Derik Whittaker



Images in this post missing? We recently lost them in a site migration. We're working to restore these as you read this. Should you need an image in an emergency, please contact us at
Using Linq's DataContext to (re)create your database for testing

If you happen to be using Linq2Sql and are also someone who tests, I have something for you.  You can use Linq's DataContext to create your database and then populate it with test data prior to each test run.  Note that you can do this same thing when using other OR/M tools such as NHIbernate, so this is nothing new or revolutionary.

Before I get into the 'How To' on doing this, I would like to go over the 'Why' I should do this.

When building out your test suit on any data driven application you are going to need to test data access at some point.  There are really 3 solutions to this problem.

  1. Simply query for known, existing data
    Although this works, this leads to very weak and brittle tests for obvious reasons.
  2. Create/use/delete the data for each of your tests
    This is a better choice, but leads to very heavy tests and can also lead to bad or orphaned data.  Which can be a major pain point if this is done in your development environment.
  3. Rebuild the db and test data for each test run.
    To me, this is the best choice as you get a clean slate and any orphaned data will be destroyed after each run.  No harm, no foul

Ok, on to the How to of this post.

The first thing you need to do is setup your tests to have your test fixture have FixtureSetup/FixtureTearDown methods to perform building/destroying of the database.

private TestsInit _testsInit;

public void FixtureSetup()
    _testsInit = ObjectFactory.GetInstance< TestsInit >();

public void FixtureTeardown()

Once you have your Setup/TearDown implemented you need to create the logic to build the database and insert test data.

public void InitDatabase()
    var dbContext = new DBContextDataContext( ConfigurationReader.ConnectionString_ForTests );
    CreateDatabase( dbContext );
    CreateTypeData( dbContext );
    CreateTestEpisode( dbContext );

public void DestroyDatabase()
    var dbContext = new DBContextDataContext( ConfigurationReader.ConnectionString_ForTests );

    DeleteDatabase( dbContext );

private void CreateDatabase( DataContext dbContext )
    DeleteDatabase( dbContext );


public void CreateTypeData( DBContextDataContext dbContext )
    dbContext.ExecuteCommand( "INSERT INTO [LevelType]( Name ) VALUES ( 'Type 1' )" );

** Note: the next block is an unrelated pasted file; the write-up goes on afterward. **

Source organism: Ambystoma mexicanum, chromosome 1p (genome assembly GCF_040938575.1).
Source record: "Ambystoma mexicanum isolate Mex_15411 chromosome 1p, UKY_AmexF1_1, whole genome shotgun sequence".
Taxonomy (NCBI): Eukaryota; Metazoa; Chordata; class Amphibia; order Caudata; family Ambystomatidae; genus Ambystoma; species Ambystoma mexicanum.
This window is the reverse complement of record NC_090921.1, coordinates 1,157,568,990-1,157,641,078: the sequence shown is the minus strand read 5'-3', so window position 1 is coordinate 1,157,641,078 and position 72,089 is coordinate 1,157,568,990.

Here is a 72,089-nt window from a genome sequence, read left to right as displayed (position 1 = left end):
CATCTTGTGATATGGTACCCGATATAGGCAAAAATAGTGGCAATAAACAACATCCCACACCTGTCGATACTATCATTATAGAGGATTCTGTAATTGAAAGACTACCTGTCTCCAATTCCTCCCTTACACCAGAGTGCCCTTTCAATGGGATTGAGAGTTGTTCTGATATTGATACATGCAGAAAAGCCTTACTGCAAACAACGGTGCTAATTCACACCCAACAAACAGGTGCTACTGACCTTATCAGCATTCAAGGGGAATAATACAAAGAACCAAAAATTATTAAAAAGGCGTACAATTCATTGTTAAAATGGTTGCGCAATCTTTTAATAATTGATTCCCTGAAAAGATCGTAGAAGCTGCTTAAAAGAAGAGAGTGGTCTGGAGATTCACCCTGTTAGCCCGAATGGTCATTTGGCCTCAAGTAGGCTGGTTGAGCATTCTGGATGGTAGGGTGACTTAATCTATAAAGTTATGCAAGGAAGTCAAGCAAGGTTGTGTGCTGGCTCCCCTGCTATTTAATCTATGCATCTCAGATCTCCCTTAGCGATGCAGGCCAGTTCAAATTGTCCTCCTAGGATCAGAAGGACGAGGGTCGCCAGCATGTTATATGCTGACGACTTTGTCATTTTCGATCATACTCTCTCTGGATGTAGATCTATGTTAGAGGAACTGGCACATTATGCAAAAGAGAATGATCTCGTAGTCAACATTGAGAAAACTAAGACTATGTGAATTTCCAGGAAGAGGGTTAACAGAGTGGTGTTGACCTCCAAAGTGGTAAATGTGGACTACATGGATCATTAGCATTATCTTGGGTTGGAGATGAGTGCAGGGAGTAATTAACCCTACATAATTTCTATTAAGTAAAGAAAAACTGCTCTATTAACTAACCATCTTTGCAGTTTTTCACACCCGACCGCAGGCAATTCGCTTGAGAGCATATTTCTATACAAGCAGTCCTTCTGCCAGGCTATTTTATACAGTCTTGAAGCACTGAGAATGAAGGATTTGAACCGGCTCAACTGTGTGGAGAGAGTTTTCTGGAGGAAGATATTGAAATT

dbContext.ExecuteCommand( "INSERT INTO [TagTypes]( Name ) VALUES ( 'Type 4' )" );

private void CreateTestEpisode( DBContextDataContext dbContext )
    Episode episode = new Episode {LevelTypeID = 1, Name = "Test 1", Description = "Desc 1", EpisodeNumber = 1, EpisodeDate = DateTime.Now};

    episode.EpisodeDownloadInformations = new EntitySet< EpisodeDownloadInformation >
                                                  new EpisodeDownloadInformation{ FileName = "Foo.wmv", Size = 9.25m, Time = "10:00" }

    dbContext.Episodes.InsertOnSubmit( episode );

private void DeleteDatabase( DataContext dbContext )
    if ( dbContext.DatabaseExists() )

One thing to be careful of here is that you are using an alternate connection string, not the one for your dev/stage/production environment or you will NOT be a happy developer.  Also notice that I both using the ExecuteCmmand statement as well as the object model to insert the test data.  This is done simply to show the concept.  You could also simple script up all the inserts and put them into an external file.  The way you do it is up to you.

So there you go, you now know how you can use the DataContext to build/destroy your db structure for each test run.

Till next time,

Posted 05-21-2008 11:24 AM by Derik Whittaker
Filed under: ,



Sidar Ok wrote re: Using Linq's DataContext to (re)create your database for testing
on 05-22-2008 7:02 AM

Hi Derik, thanks for the great post.

I am just wondering, you find real time CRUD for testing heavy (so do I ) and do you really find creating DB each time lighter ?

I really doubt it.

The approach that I would go for would be to try to mock the DataContext and put some expectations & behaviors for the mock. It is not a trivial task since DataContext does not implement an interface like IDataContext making it easier to mock, but here is an approach.

Derik Whittaker wrote re: Using Linq's DataContext to (re)create your database for testing
on 05-22-2008 8:15 AM


I only like to do this for actual data testing (ie testing my CRUD logic).  When I doing non-data testing I do mock out the db calls.  But since I follow the repository pattern, there is no need to mock the DataContext itself, just my IRepository.

Dew Drop - May 22, 2008 | Alvin Ashcraft's Morning Dew wrote Dew Drop - May 22, 2008 | Alvin Ashcraft's Morning Dew
on 05-22-2008 10:24 AM

Pingback from  Dew Drop - May 22, 2008 | Alvin Ashcraft's Morning Dew

About The CodeBetter.Com Blog Network
CodeBetter.Com FAQ

Our Mission

Advertisers should contact Brendan

Google Reader or Homepage Latest Items
Add to My Yahoo!
Subscribe with Bloglines
Subscribe in NewsGator Online
Subscribe with myFeedster
Add to My AOL
Furl Latest Items
Subscribe in Rojo

Member Projects
DimeCasts.Net - Derik Whittaker

Friends of
Red-Gate Tools For SQL and .NET


SmartInspect .NET Logging
NGEDIT: ViEmu and Codekana
NHibernate Profiler
Balsamiq Mockups
JetBrains - ReSharper
Web Sequence Diagrams
Ducksboard<-- NEW Friend!


Site Copyright © 2007 CodeBetter.Com
Content Copyright Individual Bloggers


Community Server (Commercial Edition)